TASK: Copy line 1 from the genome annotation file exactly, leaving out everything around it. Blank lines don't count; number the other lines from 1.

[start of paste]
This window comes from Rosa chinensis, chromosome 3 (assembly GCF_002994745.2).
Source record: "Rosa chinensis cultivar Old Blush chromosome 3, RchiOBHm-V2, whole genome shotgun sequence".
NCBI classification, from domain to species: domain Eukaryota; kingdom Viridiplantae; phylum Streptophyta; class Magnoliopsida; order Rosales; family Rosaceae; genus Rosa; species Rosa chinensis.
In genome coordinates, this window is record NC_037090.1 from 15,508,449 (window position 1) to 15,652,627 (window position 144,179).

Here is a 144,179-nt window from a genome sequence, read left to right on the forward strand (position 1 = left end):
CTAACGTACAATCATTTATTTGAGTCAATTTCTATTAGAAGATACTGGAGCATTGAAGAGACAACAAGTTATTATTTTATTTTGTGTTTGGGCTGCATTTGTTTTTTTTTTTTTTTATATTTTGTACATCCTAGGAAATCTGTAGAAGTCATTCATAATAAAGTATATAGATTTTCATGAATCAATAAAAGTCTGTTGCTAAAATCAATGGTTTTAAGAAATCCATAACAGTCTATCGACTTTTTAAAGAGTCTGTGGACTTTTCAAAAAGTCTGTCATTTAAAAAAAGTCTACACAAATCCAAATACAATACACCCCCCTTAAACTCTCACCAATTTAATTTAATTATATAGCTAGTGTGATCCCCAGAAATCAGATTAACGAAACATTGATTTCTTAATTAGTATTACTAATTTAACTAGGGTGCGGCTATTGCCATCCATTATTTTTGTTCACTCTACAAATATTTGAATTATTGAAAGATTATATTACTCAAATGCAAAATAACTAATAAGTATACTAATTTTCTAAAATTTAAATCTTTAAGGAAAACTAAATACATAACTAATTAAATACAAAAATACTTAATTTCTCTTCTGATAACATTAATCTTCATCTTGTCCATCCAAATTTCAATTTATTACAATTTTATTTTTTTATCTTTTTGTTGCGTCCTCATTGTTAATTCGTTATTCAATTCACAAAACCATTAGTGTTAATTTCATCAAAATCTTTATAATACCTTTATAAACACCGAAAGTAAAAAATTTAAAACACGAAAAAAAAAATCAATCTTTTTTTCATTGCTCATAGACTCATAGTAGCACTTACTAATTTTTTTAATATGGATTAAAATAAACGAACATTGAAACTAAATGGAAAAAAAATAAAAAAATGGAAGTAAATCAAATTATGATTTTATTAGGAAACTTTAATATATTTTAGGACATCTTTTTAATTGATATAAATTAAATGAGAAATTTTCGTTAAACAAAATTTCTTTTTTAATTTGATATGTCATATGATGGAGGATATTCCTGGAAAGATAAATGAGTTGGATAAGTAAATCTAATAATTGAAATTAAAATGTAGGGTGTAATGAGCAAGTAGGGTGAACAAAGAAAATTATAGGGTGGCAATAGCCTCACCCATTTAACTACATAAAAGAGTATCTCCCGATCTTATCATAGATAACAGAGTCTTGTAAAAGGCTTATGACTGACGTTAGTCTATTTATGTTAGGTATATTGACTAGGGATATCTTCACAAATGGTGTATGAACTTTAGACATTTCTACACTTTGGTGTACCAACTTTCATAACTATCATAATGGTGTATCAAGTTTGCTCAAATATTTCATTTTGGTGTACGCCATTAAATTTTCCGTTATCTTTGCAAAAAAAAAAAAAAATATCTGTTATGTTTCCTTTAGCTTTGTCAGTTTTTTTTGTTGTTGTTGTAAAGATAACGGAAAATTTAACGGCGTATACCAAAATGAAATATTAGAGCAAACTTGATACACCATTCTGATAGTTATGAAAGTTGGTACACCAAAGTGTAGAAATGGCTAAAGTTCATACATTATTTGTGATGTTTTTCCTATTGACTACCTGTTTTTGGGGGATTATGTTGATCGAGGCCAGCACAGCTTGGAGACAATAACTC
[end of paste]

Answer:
This window comes from Rosa chinensis, chromosome 3 (assembly GCF_002994745.2).